In a recent judgment, the Court of Justice of the European Union ("CJEU") provided a useful explanation of the effect of a cross-border merger on a loan agreement.

In short, the case was as follows: Sparkassen Versicherung AG ("Sparkassen"), established under Austrian law, demanded the payment of interest under two subordinated loans that it had granted to Kommunalkredit International Bank Ltd ("Kommunalkredit"), established under Cypriot law. Sparkassen granted these loans before Kommunalkredit, as the disappearing company, entered into a crossborder merger with KA Finanz AG ("KA Finanz"), established under Austrian law, as the acquiring company. The loan agreements were governed by German law. Alternatively, Sparkassen claimed that, based on creditor protection rules for holders of securities, other than shares, to which special rights are attached, KA Finanz must grant Sparkassen rights of equal value. KA Finanz, on the other hand, argued that the loans were terminated as a result of the merger and no compensation was required under Austrian law.

In order to determine how the loan agreements should be treated following the cross-border merger, the national court of Austria submitted a request to the CJEU for a preliminary ruling on this matter. The Austrian court wished to resolve the issue of the law applicable to the loan agreements. In addition, it sought an interpretation of creditor protection rules in light of a cross-border merger.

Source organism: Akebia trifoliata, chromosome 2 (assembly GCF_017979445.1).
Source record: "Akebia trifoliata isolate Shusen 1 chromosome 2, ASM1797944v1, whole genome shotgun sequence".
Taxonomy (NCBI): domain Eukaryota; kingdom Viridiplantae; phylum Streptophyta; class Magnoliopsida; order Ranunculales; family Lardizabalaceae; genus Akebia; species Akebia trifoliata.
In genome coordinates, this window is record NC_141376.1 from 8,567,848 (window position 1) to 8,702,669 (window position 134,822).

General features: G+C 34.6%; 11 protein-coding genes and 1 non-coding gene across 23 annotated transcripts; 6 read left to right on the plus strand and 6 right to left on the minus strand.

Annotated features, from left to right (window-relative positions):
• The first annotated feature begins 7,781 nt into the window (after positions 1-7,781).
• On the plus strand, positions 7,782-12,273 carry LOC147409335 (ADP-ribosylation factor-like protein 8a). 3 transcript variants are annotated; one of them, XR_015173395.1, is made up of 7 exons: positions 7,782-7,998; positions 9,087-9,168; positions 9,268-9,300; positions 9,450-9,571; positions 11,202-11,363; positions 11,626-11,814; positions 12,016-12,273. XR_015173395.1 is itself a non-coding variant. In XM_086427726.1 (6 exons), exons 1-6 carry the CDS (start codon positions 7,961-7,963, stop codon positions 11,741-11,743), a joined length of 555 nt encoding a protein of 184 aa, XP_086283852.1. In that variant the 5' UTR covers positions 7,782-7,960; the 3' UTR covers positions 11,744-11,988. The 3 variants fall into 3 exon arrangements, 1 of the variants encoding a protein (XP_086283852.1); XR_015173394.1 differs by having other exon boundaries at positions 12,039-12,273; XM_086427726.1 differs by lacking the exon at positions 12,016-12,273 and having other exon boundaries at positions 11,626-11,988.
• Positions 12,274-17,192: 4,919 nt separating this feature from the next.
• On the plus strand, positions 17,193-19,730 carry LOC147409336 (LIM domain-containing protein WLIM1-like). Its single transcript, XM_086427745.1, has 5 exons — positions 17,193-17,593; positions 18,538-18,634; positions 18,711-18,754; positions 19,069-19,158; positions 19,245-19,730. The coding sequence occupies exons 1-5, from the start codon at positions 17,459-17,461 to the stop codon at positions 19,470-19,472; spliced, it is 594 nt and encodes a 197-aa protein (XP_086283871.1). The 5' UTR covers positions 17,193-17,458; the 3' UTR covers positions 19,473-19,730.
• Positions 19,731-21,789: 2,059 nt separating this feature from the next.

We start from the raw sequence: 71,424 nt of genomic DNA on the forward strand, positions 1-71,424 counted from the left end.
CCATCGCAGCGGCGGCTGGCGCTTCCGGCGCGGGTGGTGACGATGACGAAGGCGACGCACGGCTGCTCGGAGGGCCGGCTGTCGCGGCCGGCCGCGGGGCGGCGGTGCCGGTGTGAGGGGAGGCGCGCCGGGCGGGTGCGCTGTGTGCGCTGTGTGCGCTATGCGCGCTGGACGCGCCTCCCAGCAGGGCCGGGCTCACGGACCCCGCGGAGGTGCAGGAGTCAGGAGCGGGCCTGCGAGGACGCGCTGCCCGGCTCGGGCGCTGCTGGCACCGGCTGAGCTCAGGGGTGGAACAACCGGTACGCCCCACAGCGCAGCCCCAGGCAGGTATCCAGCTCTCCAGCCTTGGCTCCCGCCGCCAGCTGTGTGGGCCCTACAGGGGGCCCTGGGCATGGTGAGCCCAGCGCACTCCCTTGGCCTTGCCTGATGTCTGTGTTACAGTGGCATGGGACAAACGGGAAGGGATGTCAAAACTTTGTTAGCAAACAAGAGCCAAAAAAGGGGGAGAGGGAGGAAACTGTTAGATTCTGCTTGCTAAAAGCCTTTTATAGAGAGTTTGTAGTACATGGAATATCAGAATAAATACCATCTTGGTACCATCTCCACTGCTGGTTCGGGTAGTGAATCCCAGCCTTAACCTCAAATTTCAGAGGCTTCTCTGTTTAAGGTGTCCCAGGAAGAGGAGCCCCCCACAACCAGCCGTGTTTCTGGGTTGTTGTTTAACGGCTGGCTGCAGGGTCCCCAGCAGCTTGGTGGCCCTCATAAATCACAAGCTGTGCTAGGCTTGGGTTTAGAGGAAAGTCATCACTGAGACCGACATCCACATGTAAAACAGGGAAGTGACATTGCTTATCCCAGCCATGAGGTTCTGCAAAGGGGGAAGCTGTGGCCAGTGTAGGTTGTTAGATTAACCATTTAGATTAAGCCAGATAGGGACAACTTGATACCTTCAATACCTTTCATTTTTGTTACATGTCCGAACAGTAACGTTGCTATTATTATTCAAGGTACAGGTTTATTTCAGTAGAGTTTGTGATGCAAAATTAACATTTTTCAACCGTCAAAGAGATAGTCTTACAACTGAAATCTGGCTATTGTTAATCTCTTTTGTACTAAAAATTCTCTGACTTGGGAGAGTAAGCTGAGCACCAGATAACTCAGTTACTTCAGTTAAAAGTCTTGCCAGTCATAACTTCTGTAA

The CJEU stated that, based on the EU directive on cross-border mergers, the consequences of a cross-border merger involve all assets and liabilities of the disappearing company being transferred to the acquiring company. The acquiring company automatically replaces the disappearing company as a party to all its contracts, without any need for novation. Consequently, the court ruled that the law applicable to loan agreements before the cross-border merger continues to apply after the merger. Therefore, in this case, German law remained applicable to the interpretation of the loan agreements, to the performance of the obligations under the contracts and to how those obligations are extinguished.

Furthermore, the CJEU determined that the rules protecting the disappearing company's creditors on which Sparkassen relied in its alternative claim are those of the national law applicable to that company. The court also clarified that the European creditor protection rules specifically applicable to holders of securities, other than shares, to which special rights are attached will only apply if the relevant securities grant their holders rights that are broader than the mere reimbursement of debts and stipulated interest. For example, this is the case with debentures exchangeable for shares or profit-sharing debentures. The court concluded by stating that these special creditor protection rules grant rights to holders of such securities, but not to their issuer.

As a result of this CJEU judgment, creditors of a company involved in a crossborder merger can now be assured that the merger will not affect the governing law of their loan agreements and, in addition, now have more clarity on which creditor protection provisions will apply.